XIX century Dante Alighieri statue and Santa Croce cathedral in Florence, Italy — Photo by AlKan32
XIX century Dante Alighieri statue and Santa Croce cathedral in Florence, Italy — Photo by AlKan32
When I first heard about Stendhal’s Syndrome I thought it was a joke. It is not. This illness has been scientifically researched and documented; it is also listed in the Zingarelli, the best Italian dictionary. And now you can even look it up on Wikipedia. DO! The variety of symptoms that fall within the realm of Stendhal’s Syndrome were described for the first time in 1817 by the French writer Stendhal  (Marie-Henri Beyle, 1783-1843), who lived and traveled in Italy for many years, and wrote many of his masterpieces about Italy.
He recounted that, emerging from the church of Santa Croce in Florence, he felt like “… life was drained out of me… while I walked, I was afraid to fall…”.
In “Naples and Florence: A journey from Milan to Reggio Calabria,” Stendhal further described his symptoms: “I felt my heart pulsating.” He also wrote that he felt “…submerged in a great surging wave of mysterious glory.” For this reason, Florentine Freudian psychiatrist Graziella Magherini, the leading researcher of this disorder, called it Stendhal’s Syndrome, when she started observing and documenting it in 1982.
Once a month, or more often than that, a foreign tourist is rushed to the psychiatric ward of the Hospital of Santa Maria Nuova, where Dr. Magherini works, suffering from mental imbalance, dizziness, disorientation, all brought on by the overwhelming effect of the patient’s encounter with the city’s masterpieces. If extreme, these symptoms can also include the loss of the sense of identity, depression, and physical exhaustion. Dozens of people have been recorded as being so affected in front of Michelangelo’s David, Caravaggio’s Bacchus, or Botticelli’s Venus.
Ancient tombs in the Basilica of Santa Croce. The Basilica of Santa Croce is one of the main attractions of the city. — Photo by scaliger

Millions of tourists visit Florence every year. For many years,  Dr. Magherini has treated countless victims of this disorder, and has published a study based on case histories and statistics provided by local tourist offices. She noted that more than half of the victims affected come from Northern European countries. Apparently, Italians are immune, and so Japanese: the Italians because they grow up surrounded by art and are used to art, the Japanese allegedly because they are very focused and organized when they travel. Dr. Magherini has drawn the profiles of three kinds of tourists. The first kind “just wants to write postcards and eat pizza.” The second category comprises intellectuals who want to feel the same aesthetic experience felt by Stendhal. The third, most vulnerable group, is made up by “people who are not necessarily intellectuals, but who are deeply sensitive and easily susceptible to emotions… people who, when faced with the impact of the city (Florence), can succumb to a complex crisis that can be catastrophic.” Dr. Magherini adds: “And yet, these people were healthy when they left home.”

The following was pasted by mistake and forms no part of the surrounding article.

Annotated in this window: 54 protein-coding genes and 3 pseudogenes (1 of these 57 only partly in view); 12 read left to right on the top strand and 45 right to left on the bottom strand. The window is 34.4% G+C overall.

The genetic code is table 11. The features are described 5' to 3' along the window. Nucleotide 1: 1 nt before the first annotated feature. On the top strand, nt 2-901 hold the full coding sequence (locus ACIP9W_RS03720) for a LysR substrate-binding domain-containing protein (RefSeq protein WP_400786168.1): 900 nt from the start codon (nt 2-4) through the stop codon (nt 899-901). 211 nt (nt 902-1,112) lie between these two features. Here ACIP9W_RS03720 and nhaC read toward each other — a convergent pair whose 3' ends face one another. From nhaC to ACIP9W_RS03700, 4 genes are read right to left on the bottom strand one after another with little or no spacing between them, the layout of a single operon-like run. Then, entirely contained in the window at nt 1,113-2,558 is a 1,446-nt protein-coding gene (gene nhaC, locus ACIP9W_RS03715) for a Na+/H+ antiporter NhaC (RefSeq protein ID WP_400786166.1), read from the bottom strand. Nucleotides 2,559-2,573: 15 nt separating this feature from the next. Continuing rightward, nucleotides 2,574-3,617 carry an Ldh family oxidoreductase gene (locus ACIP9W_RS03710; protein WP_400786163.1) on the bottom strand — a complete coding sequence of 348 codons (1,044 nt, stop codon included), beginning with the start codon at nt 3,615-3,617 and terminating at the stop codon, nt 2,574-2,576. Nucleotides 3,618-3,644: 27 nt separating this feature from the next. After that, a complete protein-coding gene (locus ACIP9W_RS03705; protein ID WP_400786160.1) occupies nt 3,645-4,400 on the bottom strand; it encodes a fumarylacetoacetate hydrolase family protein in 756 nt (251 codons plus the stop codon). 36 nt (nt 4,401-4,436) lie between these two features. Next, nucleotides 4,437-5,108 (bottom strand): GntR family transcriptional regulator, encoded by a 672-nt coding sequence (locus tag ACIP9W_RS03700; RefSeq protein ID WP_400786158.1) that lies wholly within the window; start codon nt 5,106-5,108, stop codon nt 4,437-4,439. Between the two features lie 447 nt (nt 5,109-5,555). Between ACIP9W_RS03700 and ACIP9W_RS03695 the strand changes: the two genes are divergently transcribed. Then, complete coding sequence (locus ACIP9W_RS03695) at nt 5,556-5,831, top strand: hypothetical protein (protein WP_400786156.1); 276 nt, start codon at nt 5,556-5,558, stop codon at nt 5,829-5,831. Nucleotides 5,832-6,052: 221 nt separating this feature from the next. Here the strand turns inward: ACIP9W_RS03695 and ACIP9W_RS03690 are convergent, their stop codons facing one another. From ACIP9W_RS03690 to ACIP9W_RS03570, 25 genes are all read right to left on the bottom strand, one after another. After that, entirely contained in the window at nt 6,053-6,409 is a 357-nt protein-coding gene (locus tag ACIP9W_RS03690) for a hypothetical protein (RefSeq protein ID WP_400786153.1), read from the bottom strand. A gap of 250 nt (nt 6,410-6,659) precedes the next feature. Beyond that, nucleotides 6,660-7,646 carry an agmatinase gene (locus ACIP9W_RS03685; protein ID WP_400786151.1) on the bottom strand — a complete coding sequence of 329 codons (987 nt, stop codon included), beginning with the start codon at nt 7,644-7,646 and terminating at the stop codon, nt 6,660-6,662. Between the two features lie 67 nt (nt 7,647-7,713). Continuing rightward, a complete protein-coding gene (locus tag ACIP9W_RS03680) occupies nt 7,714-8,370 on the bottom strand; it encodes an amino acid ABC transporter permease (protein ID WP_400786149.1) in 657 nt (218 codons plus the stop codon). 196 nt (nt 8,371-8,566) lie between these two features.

Why Florence? Why not Rome? Why not Venice? Dr. Magherini says: “Florence is not a direct cause, but acts as catalyst. Florence is haunted by the ghosts of the great, and impressionable personalities can succumb.”
Art critic Jonathan Turner compared Stendhal’s Syndrome to Rubens’ Syndrome, a syndrome that can cause people to act up sexually when faced with erotic art, such as nude paintings by Rubens. But Stendhal’s Syndrome does not cause any change in the patient’s sexual behavior. Rather, it gives the victim a sense of swooning, queasiness, a feeling of disorientation, of heightened sensitivity, and a sense of panic when confronted with the world of art. Too much of a good thing in Florence? Excessive exposure to art? Could it just be a reaction to the stress of mass tourism? And if so, why has it only been observed in Florence?
The church of Santa Croce in Florence is a masterpiece of architecture. It also contains the burial sites and cenotaphs of great Italians. Santa Croce deeply affected Stendhal, who wrote: “I was in a kind of ecstasy by the idea of being in Florence, and by the vicinity of the great men whose tombs I had just seen. Absorbed in the contemplation of sublime beauty … I reached a point of emotion where the heavenly sensations provided by the fine arts meet passionate feelings.”
In her article entitled “Viaggio a dimensione estetica della conoscenza” Dr. Magherini compared the effect of Stendhal’s Syndrome to that experienced by pilgrims who visit holy places, such as Jerusalem. Dr. Magherini published her findings in a book, “La sindrome di Stendhal,” published by Ponte alle Grazie Editore, Florence. The typical patient she describes appears to be a celibate woman around 40 years of age, traveling alone. Some patients also experience violent chest pains, and go from a state of exaltation to panic and fear of death. One woman reported seeing angels and hearing them sing. Is this a real disease, or is it proof of the immense, powerful effect of art on the human soul?
In 1996, filmmaker Dario Argento directed the homonymous movie, a horror/mystery movie based on a character affected by Stendhal’s Syndrome. The movie was quite successful, and you can watch it on YouTube dubbed in English.
If you happen to be in Florence, this article should not deter you from visiting the magnificent church of Santa Croce. The construction was started in 1294. In front of the church, there is a large piazza, where many manifestations and cultural events take place. The church contains, among others, the tombs of Michelangelo, Galileo, Machiavelli, Dante, Ghiberti, and Rossini. Enough geniuses to make anyone faint.
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